Blog by Sumana Harihareswara, Changeset founder
Hi, reader. I wrote this in 2015 and it's now more than five years old. So it may be very out of date; the world, and I, have changed a lot since I wrote it! I'm keeping this up for historical archive purposes, but the me of today may 100% disagree with what I said then. I rarely edit posts after publishing them, but if I do, I usually leave a note in italics to mark the edit and the reason. If this post is particularly offensive or breaches someone's privacy, please contact me.
Last week I saw a video about short online videos that critique film, or, as the narrator calls them, "video essays". (Content warning: includes Isla Vista killings video.) I was annoyed that the narrator said there weren't many such videos that take a political perspective challenging the original sources, so I sent him a bunch of links via Twitter. (Tweets: 1, 2, 3, 4, 5, 6, 7, 8, 9.)
For specific examples of videos that criticize film(s) politically, I mentioned "Hey Ho", "...on the dance floor.", "How Much Is That Geisha In the Window", "The Price", "Handlebars", "Hourglass", "Women's Work", "Vogue", "It Depends on What You Pay", and "Thrift Shop" (notes). I also pointed Lee at some additional sources of recommendations: some "metavid" listings on Fanlore, the Museum of the Moving Image's 2013 "Cut Up" exhibit, the "vids with a message" playlist at a WisCon vid party, and vids-related communities on Dreamwidth. And I mentioned legal advocacy regarding fanwork, the history of vidding since 1975, and more resources for video scholars.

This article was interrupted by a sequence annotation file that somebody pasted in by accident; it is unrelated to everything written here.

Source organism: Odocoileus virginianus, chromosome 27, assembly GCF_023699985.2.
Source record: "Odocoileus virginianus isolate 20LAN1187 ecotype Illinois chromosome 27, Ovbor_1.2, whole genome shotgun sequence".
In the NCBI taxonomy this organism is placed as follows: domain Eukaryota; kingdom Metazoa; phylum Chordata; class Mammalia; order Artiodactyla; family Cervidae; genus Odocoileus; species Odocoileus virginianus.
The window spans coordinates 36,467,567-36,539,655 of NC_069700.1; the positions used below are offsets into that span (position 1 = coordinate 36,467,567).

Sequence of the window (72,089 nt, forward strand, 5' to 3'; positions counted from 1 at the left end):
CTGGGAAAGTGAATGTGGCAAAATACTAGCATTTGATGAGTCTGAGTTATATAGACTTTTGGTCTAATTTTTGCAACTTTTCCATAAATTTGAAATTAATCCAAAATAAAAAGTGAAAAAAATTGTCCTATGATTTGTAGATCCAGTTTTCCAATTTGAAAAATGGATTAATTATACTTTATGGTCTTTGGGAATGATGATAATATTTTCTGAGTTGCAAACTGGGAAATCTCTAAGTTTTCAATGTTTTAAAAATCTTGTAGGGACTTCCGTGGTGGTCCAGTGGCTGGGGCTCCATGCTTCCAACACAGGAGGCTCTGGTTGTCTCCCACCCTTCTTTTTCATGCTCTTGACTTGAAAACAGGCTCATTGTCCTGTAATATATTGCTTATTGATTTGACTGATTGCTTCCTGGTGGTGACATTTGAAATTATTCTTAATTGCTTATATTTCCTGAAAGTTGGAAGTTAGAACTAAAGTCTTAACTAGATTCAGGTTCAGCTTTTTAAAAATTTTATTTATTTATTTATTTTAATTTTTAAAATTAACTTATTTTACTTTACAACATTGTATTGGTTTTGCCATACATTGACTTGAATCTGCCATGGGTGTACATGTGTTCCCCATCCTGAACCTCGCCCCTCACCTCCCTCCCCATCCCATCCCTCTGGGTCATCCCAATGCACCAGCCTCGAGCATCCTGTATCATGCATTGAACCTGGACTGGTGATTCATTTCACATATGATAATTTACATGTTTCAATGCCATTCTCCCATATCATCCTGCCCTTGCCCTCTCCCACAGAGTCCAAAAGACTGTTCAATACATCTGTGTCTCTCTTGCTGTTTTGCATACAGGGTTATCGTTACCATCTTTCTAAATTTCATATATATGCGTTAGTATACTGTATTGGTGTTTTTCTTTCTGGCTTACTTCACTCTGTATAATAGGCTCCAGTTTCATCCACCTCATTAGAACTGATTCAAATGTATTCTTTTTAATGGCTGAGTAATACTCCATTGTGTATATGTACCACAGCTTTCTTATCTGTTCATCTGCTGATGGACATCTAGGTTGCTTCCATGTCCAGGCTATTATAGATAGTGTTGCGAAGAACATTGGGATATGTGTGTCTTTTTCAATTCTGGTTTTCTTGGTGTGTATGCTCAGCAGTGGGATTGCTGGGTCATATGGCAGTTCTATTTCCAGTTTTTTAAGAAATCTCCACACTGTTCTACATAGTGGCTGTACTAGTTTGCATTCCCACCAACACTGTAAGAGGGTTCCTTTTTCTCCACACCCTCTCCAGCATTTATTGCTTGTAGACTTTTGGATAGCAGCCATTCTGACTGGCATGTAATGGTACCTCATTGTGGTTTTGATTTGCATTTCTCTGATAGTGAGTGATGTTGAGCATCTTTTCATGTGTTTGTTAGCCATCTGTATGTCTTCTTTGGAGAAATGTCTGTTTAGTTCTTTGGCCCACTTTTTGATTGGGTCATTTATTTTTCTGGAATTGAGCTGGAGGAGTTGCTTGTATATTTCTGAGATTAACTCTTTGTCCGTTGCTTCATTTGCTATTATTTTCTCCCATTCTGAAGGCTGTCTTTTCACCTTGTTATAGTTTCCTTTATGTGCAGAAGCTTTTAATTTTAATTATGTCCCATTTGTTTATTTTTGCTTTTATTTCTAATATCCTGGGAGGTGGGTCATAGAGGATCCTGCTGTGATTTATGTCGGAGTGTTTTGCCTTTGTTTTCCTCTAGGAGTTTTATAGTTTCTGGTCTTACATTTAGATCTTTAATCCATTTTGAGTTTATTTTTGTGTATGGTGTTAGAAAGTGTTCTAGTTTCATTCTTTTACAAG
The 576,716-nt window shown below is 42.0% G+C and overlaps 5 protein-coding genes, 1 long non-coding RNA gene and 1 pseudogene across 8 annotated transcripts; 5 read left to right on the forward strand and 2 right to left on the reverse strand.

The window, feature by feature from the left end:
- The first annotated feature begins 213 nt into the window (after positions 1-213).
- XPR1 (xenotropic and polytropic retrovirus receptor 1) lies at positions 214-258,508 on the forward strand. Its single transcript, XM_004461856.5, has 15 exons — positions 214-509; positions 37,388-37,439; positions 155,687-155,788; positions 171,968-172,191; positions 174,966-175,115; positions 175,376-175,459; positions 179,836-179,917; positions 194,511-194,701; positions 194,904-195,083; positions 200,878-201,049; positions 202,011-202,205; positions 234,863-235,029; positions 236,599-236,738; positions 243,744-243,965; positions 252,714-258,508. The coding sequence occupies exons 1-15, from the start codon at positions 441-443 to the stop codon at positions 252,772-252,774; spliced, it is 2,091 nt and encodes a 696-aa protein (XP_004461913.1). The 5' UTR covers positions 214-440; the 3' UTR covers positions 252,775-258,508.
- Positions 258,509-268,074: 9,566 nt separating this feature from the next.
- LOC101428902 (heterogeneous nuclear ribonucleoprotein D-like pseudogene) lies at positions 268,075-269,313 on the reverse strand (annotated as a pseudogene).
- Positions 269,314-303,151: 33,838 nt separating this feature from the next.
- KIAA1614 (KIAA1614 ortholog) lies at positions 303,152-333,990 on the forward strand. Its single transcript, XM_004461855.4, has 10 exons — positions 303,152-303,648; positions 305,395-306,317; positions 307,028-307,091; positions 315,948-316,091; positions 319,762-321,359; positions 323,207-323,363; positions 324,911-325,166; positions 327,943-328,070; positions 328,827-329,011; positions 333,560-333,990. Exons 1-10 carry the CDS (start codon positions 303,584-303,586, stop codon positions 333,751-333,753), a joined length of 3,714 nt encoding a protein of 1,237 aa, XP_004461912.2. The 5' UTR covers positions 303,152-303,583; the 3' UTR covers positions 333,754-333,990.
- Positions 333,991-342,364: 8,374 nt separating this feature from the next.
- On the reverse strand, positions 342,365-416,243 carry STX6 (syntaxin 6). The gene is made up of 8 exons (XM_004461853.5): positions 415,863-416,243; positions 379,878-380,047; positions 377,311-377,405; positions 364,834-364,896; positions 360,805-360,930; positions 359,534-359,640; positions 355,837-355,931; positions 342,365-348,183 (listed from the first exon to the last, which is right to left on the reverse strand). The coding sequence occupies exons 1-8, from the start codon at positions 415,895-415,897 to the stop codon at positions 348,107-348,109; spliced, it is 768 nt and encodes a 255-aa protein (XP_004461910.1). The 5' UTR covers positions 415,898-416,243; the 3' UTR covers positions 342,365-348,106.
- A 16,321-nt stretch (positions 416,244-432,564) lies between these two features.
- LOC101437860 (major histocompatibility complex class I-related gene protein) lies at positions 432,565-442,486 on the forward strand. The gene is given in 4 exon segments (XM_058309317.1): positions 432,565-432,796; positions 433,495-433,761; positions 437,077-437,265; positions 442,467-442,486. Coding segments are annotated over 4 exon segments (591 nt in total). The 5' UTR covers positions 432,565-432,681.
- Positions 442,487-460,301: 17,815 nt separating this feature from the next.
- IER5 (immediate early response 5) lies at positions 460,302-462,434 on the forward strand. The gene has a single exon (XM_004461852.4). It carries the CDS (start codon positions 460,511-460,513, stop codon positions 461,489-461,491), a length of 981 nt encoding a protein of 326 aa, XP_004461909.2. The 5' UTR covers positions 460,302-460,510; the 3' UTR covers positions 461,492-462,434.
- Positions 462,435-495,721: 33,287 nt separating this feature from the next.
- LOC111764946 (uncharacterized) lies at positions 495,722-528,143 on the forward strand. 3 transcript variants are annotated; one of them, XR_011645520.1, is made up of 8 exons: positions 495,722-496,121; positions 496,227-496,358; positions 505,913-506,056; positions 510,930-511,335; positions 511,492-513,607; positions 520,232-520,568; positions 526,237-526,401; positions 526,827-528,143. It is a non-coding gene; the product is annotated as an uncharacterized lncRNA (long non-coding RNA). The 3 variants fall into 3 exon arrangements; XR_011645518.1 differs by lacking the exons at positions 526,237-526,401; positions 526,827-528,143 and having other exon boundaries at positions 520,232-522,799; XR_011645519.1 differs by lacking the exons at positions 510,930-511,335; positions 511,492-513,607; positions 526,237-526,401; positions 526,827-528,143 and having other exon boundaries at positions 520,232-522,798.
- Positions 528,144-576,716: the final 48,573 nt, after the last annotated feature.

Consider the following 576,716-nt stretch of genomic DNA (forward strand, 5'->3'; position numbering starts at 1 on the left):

You can probably guess how I feel about a man being surprised that there's a bunch of relevant work, mostly by women, that he's overlooked.